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Friday, April 27th 2007

More Of In Store Clinics


I Trust Wal-Mart For My Health Care Needs

The caption isn’t really fair. Let’s be clear, these in store clinics have major retailers merely acting as landlords.

Change draws criticism. And the fact is these in store clinics are expanding, despite whatever small signs otherwise, and putting new pressures on traditional health care delivery models.

In the latest news Wal-Mart sounds like it wants to forgo the big name commercial in store clinic providers (Take Care, RediClinic, MinuteClinic, et al) in favor of local providers in their bid to open 400 new in store clinics.

Should current market forces continue, the world’s largest retailer said up to 2,000 clinics could be in Wal-Mart stores over the next five to seven years.

Wal-Mart said the effort marks an expansion of a pilot program it started in 2005, when it leased space within its stores to medical clinics. Currently, it said 76 clinics are operating inside Wal-Mart stores in 12 states.

I can’t be an advocate for letting free market forces run rampant across health care (okay, that is a little hyperbole on my position), and find huge fault in these clinics. Clearly they’ll thrive or falter based on the way patients take to them as consumers. Arguments otherwise fall flat:

Retailers contend that the clinics are convenient for consumers and are particularly appealing to the uninsured. I don’t see how a clinic lodged in a big-box retailer is more convenient than a free standing walk-in clinic. And even clinic operators have already found that lower-income uninsured consumers are the slowest adopters of these pay-for-service clinic models.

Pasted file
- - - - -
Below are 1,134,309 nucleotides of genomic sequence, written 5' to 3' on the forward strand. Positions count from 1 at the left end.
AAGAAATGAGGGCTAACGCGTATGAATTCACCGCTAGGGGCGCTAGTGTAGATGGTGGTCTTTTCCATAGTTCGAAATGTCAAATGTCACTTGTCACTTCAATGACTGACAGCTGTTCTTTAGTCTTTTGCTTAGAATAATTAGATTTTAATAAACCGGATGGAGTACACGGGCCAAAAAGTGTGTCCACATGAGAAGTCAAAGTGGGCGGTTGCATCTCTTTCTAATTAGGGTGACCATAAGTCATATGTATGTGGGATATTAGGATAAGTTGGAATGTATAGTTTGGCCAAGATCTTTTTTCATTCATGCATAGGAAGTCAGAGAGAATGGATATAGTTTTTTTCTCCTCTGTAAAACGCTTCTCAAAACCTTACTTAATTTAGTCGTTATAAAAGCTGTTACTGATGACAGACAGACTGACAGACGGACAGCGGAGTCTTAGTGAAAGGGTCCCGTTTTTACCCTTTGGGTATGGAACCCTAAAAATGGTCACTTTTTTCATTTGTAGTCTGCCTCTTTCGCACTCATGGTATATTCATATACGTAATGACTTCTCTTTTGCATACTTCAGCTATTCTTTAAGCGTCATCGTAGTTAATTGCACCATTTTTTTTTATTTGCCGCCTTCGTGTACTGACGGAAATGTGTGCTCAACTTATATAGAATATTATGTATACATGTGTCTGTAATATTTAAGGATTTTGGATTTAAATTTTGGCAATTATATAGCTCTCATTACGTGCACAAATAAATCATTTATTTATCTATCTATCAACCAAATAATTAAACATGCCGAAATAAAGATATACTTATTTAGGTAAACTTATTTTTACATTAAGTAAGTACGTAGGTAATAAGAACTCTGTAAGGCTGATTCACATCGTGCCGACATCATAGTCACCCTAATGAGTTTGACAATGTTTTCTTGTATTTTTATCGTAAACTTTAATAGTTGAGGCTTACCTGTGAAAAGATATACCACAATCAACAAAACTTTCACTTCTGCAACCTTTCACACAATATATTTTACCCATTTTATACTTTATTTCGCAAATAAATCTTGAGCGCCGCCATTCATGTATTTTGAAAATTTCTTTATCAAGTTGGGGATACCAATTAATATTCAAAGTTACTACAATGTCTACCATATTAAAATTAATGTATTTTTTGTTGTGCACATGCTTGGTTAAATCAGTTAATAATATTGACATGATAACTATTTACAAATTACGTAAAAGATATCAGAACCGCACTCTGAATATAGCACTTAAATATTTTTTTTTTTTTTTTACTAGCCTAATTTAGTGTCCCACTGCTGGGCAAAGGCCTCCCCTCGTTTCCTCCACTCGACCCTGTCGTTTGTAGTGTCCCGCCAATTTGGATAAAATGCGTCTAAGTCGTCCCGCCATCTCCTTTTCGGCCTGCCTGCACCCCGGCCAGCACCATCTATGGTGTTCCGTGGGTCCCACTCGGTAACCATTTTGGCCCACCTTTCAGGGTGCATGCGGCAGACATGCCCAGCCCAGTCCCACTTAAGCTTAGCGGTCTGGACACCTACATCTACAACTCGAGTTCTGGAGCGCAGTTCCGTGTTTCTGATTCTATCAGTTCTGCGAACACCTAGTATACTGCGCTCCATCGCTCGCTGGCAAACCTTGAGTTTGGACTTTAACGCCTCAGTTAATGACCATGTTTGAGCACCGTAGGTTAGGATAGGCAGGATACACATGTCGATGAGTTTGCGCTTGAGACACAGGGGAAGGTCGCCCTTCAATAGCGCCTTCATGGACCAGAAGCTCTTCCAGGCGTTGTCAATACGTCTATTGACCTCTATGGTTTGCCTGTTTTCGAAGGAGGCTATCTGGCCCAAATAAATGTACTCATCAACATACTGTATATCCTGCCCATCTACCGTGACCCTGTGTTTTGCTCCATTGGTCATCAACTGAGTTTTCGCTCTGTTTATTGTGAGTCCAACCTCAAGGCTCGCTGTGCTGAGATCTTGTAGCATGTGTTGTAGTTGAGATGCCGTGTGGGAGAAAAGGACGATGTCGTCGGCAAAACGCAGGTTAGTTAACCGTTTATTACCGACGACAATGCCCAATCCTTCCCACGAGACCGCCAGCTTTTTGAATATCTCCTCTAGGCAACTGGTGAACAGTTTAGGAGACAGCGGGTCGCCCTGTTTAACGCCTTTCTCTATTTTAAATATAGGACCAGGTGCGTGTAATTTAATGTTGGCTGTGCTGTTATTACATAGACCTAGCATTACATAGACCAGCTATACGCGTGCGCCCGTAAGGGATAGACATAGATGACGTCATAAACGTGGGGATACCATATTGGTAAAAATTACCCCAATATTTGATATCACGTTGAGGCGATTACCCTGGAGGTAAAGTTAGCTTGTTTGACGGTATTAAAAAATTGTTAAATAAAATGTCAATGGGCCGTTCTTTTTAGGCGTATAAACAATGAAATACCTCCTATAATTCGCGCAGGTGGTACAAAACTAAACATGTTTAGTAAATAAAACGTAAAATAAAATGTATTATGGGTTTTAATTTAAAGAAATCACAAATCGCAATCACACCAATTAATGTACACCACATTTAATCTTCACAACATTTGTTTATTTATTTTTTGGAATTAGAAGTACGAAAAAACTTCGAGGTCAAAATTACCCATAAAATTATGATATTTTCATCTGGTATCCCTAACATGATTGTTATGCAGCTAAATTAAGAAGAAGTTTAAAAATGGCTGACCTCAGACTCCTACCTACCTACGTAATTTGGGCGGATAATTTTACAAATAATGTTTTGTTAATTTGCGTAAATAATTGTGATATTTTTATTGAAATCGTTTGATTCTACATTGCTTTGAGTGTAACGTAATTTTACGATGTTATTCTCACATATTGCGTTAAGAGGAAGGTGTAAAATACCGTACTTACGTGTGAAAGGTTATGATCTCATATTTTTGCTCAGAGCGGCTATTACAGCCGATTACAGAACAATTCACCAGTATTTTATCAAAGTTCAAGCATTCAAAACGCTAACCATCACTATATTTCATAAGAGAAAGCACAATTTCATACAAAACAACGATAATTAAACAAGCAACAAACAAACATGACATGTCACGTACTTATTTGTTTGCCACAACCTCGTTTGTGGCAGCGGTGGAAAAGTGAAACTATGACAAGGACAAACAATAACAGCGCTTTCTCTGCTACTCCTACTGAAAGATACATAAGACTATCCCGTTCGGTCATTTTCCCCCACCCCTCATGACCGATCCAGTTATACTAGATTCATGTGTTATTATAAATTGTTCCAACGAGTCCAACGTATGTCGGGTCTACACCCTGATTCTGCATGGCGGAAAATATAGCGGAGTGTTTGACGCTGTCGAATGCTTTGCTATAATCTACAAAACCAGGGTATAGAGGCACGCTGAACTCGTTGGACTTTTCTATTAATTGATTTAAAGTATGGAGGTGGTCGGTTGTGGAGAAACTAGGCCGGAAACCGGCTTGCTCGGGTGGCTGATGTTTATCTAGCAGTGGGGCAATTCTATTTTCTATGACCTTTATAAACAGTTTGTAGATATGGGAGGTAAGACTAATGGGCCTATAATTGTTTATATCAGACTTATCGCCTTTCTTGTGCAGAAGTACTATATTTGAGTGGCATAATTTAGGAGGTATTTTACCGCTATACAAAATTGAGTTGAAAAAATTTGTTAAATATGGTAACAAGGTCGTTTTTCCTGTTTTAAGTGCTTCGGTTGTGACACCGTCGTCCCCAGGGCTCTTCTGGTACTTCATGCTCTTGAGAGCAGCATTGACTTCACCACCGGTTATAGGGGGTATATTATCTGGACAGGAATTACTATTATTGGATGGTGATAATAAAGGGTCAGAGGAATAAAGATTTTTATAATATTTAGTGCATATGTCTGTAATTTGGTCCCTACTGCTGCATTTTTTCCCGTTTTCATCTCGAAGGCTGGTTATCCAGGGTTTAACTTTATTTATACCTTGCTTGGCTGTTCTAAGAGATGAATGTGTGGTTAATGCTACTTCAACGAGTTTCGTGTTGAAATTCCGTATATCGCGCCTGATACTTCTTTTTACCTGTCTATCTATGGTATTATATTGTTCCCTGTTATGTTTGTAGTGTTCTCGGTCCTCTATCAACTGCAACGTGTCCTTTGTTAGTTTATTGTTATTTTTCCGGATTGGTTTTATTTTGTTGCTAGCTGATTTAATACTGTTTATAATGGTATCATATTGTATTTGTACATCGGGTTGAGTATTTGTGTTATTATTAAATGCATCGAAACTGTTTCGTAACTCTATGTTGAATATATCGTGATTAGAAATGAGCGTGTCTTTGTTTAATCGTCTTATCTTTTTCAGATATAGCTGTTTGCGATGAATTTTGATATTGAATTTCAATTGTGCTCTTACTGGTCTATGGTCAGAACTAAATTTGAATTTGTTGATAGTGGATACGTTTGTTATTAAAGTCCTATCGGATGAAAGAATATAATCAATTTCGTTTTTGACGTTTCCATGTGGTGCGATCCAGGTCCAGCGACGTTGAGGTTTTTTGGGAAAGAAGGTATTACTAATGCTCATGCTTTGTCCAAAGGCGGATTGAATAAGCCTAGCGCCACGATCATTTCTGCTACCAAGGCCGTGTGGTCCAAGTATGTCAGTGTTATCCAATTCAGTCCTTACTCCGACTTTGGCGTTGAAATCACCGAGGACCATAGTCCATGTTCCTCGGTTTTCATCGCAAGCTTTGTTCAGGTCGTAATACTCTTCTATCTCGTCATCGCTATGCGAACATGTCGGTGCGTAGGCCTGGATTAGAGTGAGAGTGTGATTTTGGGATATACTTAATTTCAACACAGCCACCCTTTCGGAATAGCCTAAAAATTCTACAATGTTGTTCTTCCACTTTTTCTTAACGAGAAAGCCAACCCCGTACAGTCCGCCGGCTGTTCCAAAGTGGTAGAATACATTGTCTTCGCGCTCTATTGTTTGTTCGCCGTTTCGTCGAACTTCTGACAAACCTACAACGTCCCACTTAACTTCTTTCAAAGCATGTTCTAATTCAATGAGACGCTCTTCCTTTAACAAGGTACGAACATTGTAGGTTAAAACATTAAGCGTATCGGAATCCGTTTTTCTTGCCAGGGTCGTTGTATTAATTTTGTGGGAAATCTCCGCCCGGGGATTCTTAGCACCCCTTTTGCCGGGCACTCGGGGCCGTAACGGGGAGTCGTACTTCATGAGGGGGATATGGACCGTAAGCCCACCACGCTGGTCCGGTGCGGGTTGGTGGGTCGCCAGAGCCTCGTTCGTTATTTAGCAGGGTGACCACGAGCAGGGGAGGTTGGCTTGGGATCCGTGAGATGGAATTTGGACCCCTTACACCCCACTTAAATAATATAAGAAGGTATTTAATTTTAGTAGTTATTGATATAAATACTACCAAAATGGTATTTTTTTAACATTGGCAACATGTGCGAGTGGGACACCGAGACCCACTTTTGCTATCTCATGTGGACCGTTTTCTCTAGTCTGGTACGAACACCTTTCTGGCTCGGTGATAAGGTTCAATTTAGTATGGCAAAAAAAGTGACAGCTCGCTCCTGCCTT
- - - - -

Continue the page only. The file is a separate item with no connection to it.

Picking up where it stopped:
Proponents of the idea contend that if there wasn’t a demand they wouldn’t be in business. And that’s just not a good enough reason. Internet pharmacies claim they fill a need but are still considered by many to be a bad solution to a struggling health care system. Is cheap, fast and in-and-out in 15 minutes really the best mission statement for a business offering medical care?

But why not? Because it’s impersonal? Because it’s dangerous? An eyebrow raising argument (And yes, I know all the challenges in quantifying preventable patient morbidity and mortality. See here, here, and here).

Look, what is and isn’t an acceptable “mission statement” or business model will, and should rightly be, determined by those making use of it. Not by high thinkers, pundits, and those with potentially conflicting interests. If these NP staffed clinics turn out to be cheaper, more convenient, and provide an acceptable quality then patients will make use of them; if the clinics fall flat on those goals, they’ll fail.

If the medical community’s (and other opponent’s) fear is that these will be forced on patients by third party payers, as a potentially dangerous (but cheaper) alternatives to more traditional medical services, then that is where the argument should be. The argument shouldn’t be over the very existence of these clinics.

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